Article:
Sunday, November 2, 2014

Moral Values in Engineering


"Moral bankruptcy: the state a person reaches when he trades away or violates too many of his core moral values and commitments. He may also lose important relationships either as a cause or consequence of his loss of moral commitments. Someone who is morally bankrupt may or may not recognize that he has reached this state. 
As someone working in moral philosophy, I argue that our deepest moral values and commitments are a crucial part of our self-identity. When a person knows his nonnegotiable moral commitments and the values he holds most dearly, he knows himself in a very important way. He knows his limits and his boundaries. He knows his motivations as well as how he tends to act in situations that require a moral response. "

The forgoing quote is what I felt engineering had become, and then there was the prostitution element. By prostitution I meaning the selling of opinions which matched the clients needs, not necessarily my true opinion. This removed all my passion for the available work. It was time to change when I realized I was morally suffering. That is when I took the step to set up my own company, to be able to choose what I would do and what I would not.

Self-identity is a big issue, but so is making a few bucks. I did not take on any prostitution type clients, however there were a number that requested a geotechnical investigation and did not use the results.  Oh well, shit happens. Most stopped being clients. There were those to who took the report and did whatever, and never called again. It is and was important to do right, regardless of what the client wanted. Clients always want more than there site can deliver. It was cheaper than the adjoining land because it was a swamp that had topsoil fill on it. You bought it without a geotechnical investigation, now you need to live with the cost of development, or sell it and chalk this all up to the cost of education. Doing a less than adequate job of development will reduce the value of the project down the line. If you want a structure that will be good only short term, perhaps you should use someone with more life before retirement. I do not have time to recover before retirement if I get sued for unprofessional conduct.  But then, what is professional? Gambling is not professional engineering, but professional gambling.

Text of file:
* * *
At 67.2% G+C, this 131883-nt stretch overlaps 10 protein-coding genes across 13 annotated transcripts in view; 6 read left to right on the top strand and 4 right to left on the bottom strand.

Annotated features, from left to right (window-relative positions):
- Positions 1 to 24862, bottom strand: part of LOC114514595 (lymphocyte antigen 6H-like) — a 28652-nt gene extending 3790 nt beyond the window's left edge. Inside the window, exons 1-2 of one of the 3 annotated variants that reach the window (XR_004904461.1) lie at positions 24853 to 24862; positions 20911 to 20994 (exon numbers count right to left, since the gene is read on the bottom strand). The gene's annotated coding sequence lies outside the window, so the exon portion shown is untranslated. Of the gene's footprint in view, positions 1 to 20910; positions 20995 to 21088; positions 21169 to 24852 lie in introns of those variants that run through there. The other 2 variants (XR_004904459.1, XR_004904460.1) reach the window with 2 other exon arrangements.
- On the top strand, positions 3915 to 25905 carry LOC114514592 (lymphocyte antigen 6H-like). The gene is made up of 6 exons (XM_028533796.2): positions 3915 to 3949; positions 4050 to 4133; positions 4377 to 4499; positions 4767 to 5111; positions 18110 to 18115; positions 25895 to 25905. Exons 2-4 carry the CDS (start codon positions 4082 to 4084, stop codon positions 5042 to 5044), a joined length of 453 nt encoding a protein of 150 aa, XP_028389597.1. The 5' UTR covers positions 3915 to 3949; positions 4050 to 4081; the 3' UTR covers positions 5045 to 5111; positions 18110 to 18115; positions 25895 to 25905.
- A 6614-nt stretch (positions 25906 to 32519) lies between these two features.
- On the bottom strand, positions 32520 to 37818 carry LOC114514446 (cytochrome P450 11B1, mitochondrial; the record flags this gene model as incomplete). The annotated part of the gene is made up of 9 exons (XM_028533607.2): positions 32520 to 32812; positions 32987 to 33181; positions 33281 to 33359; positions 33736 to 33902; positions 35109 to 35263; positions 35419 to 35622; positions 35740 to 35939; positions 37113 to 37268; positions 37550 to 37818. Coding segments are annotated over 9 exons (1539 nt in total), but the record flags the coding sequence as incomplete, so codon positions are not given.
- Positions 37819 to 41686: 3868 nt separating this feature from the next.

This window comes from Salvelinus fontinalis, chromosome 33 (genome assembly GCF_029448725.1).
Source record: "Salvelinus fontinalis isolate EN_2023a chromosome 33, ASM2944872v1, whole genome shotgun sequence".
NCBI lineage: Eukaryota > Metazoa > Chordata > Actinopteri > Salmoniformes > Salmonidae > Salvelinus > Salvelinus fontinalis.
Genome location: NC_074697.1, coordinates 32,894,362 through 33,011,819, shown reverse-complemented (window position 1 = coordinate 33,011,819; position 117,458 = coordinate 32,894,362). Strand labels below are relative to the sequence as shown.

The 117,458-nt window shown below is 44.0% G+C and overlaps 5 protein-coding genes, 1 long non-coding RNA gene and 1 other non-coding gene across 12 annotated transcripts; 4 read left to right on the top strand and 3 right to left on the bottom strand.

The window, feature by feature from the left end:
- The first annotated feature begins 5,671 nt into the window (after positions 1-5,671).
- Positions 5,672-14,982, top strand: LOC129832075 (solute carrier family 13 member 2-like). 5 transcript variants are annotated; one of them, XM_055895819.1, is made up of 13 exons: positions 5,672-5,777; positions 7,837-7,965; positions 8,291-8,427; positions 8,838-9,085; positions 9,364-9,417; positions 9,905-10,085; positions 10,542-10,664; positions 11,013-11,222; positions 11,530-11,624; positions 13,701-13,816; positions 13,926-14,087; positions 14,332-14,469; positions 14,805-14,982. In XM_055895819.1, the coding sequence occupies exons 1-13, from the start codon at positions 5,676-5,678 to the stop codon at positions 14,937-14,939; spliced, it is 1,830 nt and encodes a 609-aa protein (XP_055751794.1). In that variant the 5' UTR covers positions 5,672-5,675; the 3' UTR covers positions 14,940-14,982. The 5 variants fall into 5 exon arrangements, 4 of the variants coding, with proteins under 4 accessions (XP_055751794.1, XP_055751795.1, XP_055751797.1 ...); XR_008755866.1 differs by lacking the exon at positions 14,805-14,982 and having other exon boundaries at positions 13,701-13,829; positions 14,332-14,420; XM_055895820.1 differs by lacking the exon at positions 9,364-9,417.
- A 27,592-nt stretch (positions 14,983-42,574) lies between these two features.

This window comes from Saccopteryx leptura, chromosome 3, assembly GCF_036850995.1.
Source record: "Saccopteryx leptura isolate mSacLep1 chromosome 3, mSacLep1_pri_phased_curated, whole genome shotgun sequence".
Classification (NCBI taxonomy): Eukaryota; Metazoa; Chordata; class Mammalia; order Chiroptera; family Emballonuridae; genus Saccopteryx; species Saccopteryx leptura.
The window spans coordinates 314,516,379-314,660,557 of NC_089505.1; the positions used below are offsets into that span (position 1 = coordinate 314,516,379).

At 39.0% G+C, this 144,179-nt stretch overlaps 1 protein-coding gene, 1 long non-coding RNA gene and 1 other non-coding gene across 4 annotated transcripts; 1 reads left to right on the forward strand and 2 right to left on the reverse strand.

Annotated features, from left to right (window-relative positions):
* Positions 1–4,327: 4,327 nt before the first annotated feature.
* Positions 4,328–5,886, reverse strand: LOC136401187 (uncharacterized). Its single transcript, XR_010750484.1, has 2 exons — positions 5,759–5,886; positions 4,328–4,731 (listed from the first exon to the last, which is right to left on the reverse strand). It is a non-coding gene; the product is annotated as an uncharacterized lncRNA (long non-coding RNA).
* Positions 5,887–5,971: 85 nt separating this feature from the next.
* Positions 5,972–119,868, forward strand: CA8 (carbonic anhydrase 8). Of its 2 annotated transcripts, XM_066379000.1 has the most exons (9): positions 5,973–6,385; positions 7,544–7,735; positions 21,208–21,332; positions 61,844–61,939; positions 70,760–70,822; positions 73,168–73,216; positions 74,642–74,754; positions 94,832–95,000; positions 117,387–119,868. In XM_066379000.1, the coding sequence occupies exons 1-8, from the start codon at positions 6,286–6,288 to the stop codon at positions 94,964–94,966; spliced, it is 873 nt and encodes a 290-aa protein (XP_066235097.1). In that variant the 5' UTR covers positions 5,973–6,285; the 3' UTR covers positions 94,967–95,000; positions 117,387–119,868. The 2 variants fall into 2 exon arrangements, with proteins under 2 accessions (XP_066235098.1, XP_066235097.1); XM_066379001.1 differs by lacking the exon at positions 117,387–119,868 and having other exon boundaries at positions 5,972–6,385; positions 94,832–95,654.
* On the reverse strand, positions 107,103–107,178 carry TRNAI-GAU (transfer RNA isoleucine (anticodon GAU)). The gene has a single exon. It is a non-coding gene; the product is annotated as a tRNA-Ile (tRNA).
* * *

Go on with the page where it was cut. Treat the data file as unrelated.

We engineers geotechnical typically know what will work, but there is a space between that and what we know will not work. Developers like to keep there cost low, and like to work in the unknown area between these two, but most are gone in two years when the problems start. The problems are for the new owners, the original owners have moved on. There are numerous problem buildings around. Lots of problem yards, parking lots and roadways which have issues. Oh well, I am retired. Most are not my designs that have issues. A few are, but none of these followed my designs. We geotechnicals do not have control over the actual construction. The owners/developers can build as they like, and not follow the plans.  Oh well, shit happens.

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